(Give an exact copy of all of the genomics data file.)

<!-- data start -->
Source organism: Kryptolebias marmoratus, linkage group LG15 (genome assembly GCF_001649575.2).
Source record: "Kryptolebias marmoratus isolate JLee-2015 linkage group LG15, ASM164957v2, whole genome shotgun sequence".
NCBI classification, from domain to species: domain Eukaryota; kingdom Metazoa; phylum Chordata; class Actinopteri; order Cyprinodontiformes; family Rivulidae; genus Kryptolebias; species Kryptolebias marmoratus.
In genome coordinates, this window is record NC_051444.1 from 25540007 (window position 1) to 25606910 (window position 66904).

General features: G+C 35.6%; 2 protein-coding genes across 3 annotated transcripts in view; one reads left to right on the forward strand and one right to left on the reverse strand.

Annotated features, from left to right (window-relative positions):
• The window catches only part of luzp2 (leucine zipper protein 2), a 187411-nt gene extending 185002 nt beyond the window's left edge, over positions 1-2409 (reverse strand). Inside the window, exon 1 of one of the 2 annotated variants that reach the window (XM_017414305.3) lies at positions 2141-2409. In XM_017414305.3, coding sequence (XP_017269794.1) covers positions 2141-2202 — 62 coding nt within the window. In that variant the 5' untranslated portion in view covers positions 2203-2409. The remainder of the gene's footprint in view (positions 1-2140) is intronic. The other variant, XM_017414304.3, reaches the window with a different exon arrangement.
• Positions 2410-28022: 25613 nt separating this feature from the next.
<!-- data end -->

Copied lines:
Source organism: Kryptolebias marmoratus, linkage group LG15 (genome assembly GCF_001649575.2).
Source record: "Kryptolebias marmoratus isolate JLee-2015 linkage group LG15, ASM164957v2, whole genome shotgun sequence".
NCBI classification, from domain to species: domain Eukaryota; kingdom Metazoa; phylum Chordata; class Actinopteri; order Cyprinodontiformes; family Rivulidae; genus Kryptolebias; species Kryptolebias marmoratus.
In genome coordinates, this window is record NC_051444.1 from 25540007 (window position 1) to 25606910 (window position 66904).

General features: G+C 35.6%; 2 protein-coding genes across 3 annotated transcripts in view; one reads left to right on the forward strand and one right to left on the reverse strand.

Annotated features, from left to right (window-relative positions):
• The window catches only part of luzp2 (leucine zipper protein 2), a 187411-nt gene extending 185002 nt beyond the window's left edge, over positions 1-2409 (reverse strand). Inside the window, exon 1 of one of the 2 annotated variants that reach the window (XM_017414305.3) lies at positions 2141-2409. In XM_017414305.3, coding sequence (XP_017269794.1) covers positions 2141-2202 — 62 coding nt within the window. In that variant the 5' untranslated portion in view covers positions 2203-2409. The remainder of the gene's footprint in view (positions 1-2140) is intronic. The other variant, XM_017414304.3, reaches the window with a different exon arrangement.
• Positions 2410-28022: 25613 nt separating this feature from the next.